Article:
The bill is co-sponsored by Sens. Dick Durbin (D-Ill.), Michael Enzi (R-Wyo.), Jeff Flake (R-Ariz.), Patrick Leahy (D-Vt.) and Debbie Stabenow (D-Mich.).
The Freedom to Export to Cuba Act of 2015 would repeal or revise current federal laws restricting trade with Cuba, opening a valuable marketplace for U.S. feed products, and other American products and services. The legislation would allow the industry to conduct normal business activities, including bank-to-bank credit transactions, allowing for a customary and usual trade relationship. Normal trade between the U.S. and Cuba was embargoed by Congress in 1963 after the Castro government took control of the Caribbean island nation.
"We are pleased Sen. Klobuchar has taken the first step toward normalizing trade relations with Cuba. The future of the feed industry lies not domestically, but internationally, and this bill holds the potential for our membership to build export partnerships just 90 miles off the U.S. coast," said Gina Tumbarello, AFIA director of international policy and trade.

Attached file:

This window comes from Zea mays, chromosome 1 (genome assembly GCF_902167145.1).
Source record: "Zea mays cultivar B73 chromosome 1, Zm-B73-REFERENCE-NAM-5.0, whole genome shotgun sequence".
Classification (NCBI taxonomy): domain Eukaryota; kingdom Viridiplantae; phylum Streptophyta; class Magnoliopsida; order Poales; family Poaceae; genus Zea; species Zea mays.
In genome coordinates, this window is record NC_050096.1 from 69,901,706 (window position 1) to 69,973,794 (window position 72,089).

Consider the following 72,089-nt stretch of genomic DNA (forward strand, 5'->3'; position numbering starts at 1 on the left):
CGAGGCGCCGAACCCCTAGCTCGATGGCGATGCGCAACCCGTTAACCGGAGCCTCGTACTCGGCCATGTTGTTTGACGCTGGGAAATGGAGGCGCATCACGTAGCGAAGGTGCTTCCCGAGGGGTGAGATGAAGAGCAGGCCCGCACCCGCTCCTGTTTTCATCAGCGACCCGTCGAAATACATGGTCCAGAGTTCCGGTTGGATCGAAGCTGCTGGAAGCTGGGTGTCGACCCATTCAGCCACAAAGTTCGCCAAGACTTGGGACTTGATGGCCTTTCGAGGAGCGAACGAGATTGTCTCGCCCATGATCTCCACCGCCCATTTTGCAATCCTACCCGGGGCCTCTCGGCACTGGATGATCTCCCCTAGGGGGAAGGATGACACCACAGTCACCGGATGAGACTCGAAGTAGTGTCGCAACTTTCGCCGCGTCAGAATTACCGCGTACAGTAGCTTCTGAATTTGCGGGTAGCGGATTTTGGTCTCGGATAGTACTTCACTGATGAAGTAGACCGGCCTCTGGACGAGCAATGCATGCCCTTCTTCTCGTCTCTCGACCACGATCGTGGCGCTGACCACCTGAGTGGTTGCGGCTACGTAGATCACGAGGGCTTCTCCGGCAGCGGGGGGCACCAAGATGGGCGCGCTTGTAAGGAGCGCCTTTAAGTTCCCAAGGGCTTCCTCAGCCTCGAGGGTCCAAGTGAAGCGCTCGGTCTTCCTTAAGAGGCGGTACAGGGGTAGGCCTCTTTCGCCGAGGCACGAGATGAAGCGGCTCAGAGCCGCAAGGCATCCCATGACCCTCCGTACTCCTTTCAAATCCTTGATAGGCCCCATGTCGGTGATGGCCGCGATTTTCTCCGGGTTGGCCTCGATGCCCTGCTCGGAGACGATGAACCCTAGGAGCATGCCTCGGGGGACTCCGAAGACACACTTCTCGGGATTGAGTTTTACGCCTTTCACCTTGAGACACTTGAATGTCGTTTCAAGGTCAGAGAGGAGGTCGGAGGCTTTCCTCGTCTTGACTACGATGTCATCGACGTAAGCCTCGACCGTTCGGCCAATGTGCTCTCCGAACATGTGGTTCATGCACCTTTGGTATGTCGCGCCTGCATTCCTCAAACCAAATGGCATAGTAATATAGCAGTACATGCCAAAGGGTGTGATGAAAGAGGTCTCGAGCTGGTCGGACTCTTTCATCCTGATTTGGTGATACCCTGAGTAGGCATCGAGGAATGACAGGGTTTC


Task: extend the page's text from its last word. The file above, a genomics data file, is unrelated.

According to the U.S. Census Bureau, in 2013 the U.S. exported $10.9 million in mixed feeds to Cuba, which ranked as the United States' No. 5 agricultural product exported to the island nation, or 2.6 percent of the U.S. total agricultural exports to Cuba. If the Freedom to Export to Cuba Act is passed, the U.S. will have the ability to compete with other countries in the Cuban market on a level playing field and open a larger customer base for U.S. agriculture. Recognizing the importance of the potential for expanded trade, AFIA recently joined the U.S. Agricultural Coalition for Cuba, which has the goal of improving agricultural trade between the U.S. and Cuba as a foundation for building successful and enduring relations between both countries.
"Opening every door in trade relations is important for the U.S. as we acknowledge the growing global population and look for ways to feed the 9.6 billion people expected by 2050," said Tumbarello.
"Cuba is just one piece of the trade puzzle," added Tumbarello, stating AFIA will continue to focus on several trade issues in 2015. "A priority remains Trade Promotion Authority for the president because it is critical to successful good-faith negotiations and completion of pending trade agreements. Without TPA, securing final trade pacts is significantly more difficult."
AFIA continues to work with a broad coalition of agriculture and business interests in urging Congress to provide President Barack Obama with TPA at the earliest possible date in order to accelerate the successful completion of pending trade agreements.